Around that time, I discovered that you could buy income-generating websites – and what’s more, they seemed to be to be undervalued. I was skeptical at first but the marketplaces seemed large enough (and sites listed on brokers seemed to go quickly enough) that I decided that it was at least worth looking into.
I bought my first website near the end of last year. Fast forward about a year, and I’ve managed to cobble together a livable income, I’ve gotten to know a bunch of other people in the online business space, and I’m taking advantage of geographic arbitrage to keep my costs low. My own business is (fingers crossed) slowly growing as I scale upwards.
I know you Fientists are interested in hard numbers, so I’ve included some examples of my successes and failures below.
My Website Purchases
Site 1: Entertainment/Celebrity News/Quotes Site
Stats at Purchase:
Analysis: This was the first website purchase that I made. My hypothesis for this site was that if I put Adsense on it, it would generate roughly $100 a month based on a click-through-rate of 1%. My estimate was more or less spot on – the site has consistently generated around $100 in earnings a month since I purchased the site. However, I’ve had trouble growing the earnings as the site is in a very broad (Quotes and Celeb News) niche that doesn’t lend itself well to monetization. This is the most ‘average’ investment that I made, in the sense that I paid a little less than a 20x multiple, but wasn’t able to improve/optimize the site to significantly increase the earnings. I’d say that this was a good result for a first investment, but looking back, I probably wouldn’t have bought the site if I knew what I know now. I don’t pay much attention to the site anymore – I add content sporadically – probably takes 4 hours a month of upkeep.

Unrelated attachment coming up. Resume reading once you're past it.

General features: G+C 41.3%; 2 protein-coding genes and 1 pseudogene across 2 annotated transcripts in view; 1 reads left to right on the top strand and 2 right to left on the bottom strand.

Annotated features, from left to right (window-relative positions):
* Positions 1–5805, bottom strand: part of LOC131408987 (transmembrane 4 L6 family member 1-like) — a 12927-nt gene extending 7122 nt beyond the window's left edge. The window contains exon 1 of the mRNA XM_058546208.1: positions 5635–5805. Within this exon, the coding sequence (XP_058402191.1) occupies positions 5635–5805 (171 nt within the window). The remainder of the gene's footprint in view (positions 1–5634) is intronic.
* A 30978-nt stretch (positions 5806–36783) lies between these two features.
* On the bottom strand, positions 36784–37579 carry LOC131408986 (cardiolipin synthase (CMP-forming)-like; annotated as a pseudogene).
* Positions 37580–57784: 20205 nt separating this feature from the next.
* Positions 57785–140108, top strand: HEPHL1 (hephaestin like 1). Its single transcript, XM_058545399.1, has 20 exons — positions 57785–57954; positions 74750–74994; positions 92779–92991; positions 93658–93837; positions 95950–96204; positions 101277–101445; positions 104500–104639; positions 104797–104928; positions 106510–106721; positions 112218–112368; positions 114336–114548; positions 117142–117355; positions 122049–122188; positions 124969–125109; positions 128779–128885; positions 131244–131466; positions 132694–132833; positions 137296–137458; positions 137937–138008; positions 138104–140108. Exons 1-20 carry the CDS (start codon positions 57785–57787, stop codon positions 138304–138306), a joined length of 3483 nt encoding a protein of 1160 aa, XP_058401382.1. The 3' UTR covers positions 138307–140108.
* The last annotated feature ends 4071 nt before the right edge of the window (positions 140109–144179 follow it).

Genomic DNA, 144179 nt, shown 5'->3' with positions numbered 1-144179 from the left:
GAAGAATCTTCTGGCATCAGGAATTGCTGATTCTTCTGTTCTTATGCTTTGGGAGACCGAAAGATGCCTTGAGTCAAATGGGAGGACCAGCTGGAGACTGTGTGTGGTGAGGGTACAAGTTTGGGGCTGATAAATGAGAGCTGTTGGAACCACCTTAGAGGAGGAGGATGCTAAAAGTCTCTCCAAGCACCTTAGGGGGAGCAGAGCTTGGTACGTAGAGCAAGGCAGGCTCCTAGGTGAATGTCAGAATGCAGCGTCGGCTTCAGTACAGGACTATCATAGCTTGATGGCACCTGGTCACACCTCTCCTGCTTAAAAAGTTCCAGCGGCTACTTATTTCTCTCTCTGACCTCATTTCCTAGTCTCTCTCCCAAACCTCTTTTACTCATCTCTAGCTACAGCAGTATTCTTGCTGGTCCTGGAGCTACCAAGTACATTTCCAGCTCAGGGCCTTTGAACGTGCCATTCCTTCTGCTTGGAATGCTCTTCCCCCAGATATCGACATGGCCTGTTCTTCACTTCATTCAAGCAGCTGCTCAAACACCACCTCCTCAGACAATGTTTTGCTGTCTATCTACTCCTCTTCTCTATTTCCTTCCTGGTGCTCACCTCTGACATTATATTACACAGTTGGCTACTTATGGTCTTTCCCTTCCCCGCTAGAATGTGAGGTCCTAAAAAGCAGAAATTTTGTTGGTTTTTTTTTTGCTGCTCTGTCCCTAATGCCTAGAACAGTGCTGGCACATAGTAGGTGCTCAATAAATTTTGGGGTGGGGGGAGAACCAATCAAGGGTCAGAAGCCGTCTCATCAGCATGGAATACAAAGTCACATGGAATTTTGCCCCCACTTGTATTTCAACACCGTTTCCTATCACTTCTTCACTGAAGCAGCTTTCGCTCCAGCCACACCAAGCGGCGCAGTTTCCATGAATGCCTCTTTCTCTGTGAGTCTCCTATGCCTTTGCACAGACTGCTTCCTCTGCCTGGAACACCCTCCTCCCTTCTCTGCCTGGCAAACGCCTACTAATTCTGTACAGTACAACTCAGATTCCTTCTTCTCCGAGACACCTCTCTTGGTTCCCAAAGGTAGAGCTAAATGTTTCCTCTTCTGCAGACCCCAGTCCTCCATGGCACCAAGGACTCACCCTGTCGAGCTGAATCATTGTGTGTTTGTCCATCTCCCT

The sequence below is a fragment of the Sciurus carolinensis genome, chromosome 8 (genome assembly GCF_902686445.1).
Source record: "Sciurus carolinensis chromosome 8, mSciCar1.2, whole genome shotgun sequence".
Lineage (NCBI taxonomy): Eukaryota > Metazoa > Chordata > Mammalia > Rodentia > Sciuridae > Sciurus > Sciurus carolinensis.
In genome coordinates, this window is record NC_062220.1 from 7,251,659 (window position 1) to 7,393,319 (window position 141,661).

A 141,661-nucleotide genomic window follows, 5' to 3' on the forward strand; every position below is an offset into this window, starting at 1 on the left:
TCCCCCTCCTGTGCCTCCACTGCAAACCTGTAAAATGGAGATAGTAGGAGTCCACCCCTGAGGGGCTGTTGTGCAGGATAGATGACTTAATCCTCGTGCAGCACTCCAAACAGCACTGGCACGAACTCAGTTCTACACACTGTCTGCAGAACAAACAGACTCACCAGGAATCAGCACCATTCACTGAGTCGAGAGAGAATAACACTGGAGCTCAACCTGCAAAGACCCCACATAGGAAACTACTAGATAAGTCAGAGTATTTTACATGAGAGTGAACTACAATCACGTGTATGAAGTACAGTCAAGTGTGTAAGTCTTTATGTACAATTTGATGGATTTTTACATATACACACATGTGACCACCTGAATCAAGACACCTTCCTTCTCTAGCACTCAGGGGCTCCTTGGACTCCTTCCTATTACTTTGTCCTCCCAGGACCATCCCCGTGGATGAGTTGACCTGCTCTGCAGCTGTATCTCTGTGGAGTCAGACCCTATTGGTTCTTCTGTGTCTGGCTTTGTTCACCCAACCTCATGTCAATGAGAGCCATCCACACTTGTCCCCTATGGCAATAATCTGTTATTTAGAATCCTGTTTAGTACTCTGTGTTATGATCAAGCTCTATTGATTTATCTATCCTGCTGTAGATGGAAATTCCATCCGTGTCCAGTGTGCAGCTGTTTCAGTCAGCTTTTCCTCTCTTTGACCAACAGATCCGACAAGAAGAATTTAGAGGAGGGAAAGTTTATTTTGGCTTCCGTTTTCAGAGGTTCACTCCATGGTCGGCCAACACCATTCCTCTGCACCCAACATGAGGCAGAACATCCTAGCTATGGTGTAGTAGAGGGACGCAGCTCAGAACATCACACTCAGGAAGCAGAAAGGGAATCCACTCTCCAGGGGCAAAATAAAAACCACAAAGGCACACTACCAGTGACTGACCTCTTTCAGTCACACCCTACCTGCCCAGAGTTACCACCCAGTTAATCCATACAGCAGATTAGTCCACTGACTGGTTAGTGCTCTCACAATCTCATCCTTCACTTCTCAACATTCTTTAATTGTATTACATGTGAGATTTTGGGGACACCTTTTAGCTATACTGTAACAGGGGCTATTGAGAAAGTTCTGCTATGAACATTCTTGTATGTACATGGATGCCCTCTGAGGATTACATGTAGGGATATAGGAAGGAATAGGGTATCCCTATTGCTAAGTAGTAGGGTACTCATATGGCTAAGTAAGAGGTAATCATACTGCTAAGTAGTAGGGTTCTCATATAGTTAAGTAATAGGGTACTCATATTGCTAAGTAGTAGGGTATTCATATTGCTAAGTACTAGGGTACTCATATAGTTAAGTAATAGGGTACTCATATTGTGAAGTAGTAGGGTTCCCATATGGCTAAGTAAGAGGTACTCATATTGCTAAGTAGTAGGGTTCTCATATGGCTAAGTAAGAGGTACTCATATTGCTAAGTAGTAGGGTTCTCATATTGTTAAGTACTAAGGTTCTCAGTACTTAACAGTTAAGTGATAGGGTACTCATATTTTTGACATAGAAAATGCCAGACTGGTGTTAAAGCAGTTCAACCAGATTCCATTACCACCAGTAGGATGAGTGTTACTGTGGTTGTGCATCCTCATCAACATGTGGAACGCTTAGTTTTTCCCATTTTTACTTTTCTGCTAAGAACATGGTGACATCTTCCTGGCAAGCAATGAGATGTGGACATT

ROI: ~60% annualized (I’ve owned the site for about 9 months)
Site 2: Genre Entertainment Site
Stats at Purchase:
Analysis: This was the second site that I bought, and I bought it shortly after the first. I liked the fact that it was a pretty old site (>5 years) and that it was in a reasonably specific niche, which allowed for a variety of potential monetization options. When I say ‘genre’ entertainment, I mean things like ‘crime’, ‘sci fi’, ‘fantasy’, etc.